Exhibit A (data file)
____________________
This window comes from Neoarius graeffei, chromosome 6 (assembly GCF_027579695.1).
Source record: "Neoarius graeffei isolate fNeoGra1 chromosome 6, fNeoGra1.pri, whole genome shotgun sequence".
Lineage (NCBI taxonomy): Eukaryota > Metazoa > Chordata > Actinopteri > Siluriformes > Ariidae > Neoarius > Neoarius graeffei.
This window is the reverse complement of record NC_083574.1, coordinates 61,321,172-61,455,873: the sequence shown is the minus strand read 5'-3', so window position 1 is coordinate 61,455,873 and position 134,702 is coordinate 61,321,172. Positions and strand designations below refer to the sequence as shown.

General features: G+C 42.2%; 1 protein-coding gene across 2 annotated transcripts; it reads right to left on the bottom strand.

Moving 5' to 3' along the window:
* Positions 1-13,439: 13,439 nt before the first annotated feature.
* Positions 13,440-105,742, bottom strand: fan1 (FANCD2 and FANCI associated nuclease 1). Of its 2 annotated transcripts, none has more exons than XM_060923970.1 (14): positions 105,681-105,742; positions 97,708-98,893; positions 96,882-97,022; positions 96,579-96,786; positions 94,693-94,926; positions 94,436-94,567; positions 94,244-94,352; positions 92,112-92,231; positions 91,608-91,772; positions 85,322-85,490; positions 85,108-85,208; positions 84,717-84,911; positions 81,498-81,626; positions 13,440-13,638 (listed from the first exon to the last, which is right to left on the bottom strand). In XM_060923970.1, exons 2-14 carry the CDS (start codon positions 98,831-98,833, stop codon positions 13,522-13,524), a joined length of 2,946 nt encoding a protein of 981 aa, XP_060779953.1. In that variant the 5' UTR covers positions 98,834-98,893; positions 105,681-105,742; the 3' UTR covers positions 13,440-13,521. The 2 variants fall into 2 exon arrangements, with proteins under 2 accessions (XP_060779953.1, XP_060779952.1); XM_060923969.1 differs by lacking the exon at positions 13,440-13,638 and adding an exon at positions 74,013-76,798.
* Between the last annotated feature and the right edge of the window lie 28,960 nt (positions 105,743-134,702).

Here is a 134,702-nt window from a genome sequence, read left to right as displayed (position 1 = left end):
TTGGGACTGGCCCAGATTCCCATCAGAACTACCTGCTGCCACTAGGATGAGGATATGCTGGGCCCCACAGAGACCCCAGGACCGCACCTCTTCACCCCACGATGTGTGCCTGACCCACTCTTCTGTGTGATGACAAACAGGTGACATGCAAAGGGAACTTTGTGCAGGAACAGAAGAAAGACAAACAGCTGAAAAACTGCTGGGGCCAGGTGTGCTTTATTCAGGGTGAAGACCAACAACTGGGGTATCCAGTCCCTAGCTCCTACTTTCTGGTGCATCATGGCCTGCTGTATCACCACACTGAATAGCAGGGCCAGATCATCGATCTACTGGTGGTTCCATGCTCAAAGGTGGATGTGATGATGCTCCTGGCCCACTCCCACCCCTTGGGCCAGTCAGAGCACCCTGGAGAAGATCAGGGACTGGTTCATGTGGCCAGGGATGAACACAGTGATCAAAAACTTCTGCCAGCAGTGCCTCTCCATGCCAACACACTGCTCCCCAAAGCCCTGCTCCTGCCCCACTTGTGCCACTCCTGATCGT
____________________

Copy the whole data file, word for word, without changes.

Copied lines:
This window comes from Neoarius graeffei, chromosome 6 (assembly GCF_027579695.1).
Source record: "Neoarius graeffei isolate fNeoGra1 chromosome 6, fNeoGra1.pri, whole genome shotgun sequence".
Lineage (NCBI taxonomy): Eukaryota > Metazoa > Chordata > Actinopteri > Siluriformes > Ariidae > Neoarius > Neoarius graeffei.
This window is the reverse complement of record NC_083574.1, coordinates 61,321,172-61,455,873: the sequence shown is the minus strand read 5'-3', so window position 1 is coordinate 61,455,873 and position 134,702 is coordinate 61,321,172. Positions and strand designations below refer to the sequence as shown.

General features: G+C 42.2%; 1 protein-coding gene across 2 annotated transcripts; it reads right to left on the bottom strand.

Moving 5' to 3' along the window:
* Positions 1-13,439: 13,439 nt before the first annotated feature.
* Positions 13,440-105,742, bottom strand: fan1 (FANCD2 and FANCI associated nuclease 1). Of its 2 annotated transcripts, none has more exons than XM_060923970.1 (14): positions 105,681-105,742; positions 97,708-98,893; positions 96,882-97,022; positions 96,579-96,786; positions 94,693-94,926; positions 94,436-94,567; positions 94,244-94,352; positions 92,112-92,231; positions 91,608-91,772; positions 85,322-85,490; positions 85,108-85,208; positions 84,717-84,911; positions 81,498-81,626; positions 13,440-13,638 (listed from the first exon to the last, which is right to left on the bottom strand). In XM_060923970.1, exons 2-14 carry the CDS (start codon positions 98,831-98,833, stop codon positions 13,522-13,524), a joined length of 2,946 nt encoding a protein of 981 aa, XP_060779953.1. In that variant the 5' UTR covers positions 98,834-98,893; positions 105,681-105,742; the 3' UTR covers positions 13,440-13,521. The 2 variants fall into 2 exon arrangements, with proteins under 2 accessions (XP_060779953.1, XP_060779952.1); XM_060923969.1 differs by lacking the exon at positions 13,440-13,638 and adding an exon at positions 74,013-76,798.
* Between the last annotated feature and the right edge of the window lie 28,960 nt (positions 105,743-134,702).

Here is a 134,702-nt window from a genome sequence, read left to right as displayed (position 1 = left end):
TTGGGACTGGCCCAGATTCCCATCAGAACTACCTGCTGCCACTAGGATGAGGATATGCTGGGCCCCACAGAGACCCCAGGACCGCACCTCTTCACCCCACGATGTGTGCCTGACCCACTCTTCTGTGTGATGACAAACAGGTGACATGCAAAGGGAACTTTGTGCAGGAACAGAAGAAAGACAAACAGCTGAAAAACTGCTGGGGCCAGGTGTGCTTTATTCAGGGTGAAGACCAACAACTGGGGTATCCAGTCCCTAGCTCCTACTTTCTGGTGCATCATGGCCTGCTGTATCACCACACTGAATAGCAGGGCCAGATCATCGATCTACTGGTGGTTCCATGCTCAAAGGTGGATGTGATGATGCTCCTGGCCCACTCCCACCCCTTGGGCCAGTCAGAGCACCCTGGAGAAGATCAGGGACTGGTTCATGTGGCCAGGGATGAACACAGTGATCAAAAACTTCTGCCAGCAGTGCCTCTCCATGCCAACACACTGCTCCCCAAAGCCCTGCTCCTGCCCCACTTGTGCCACTCCTGATCGT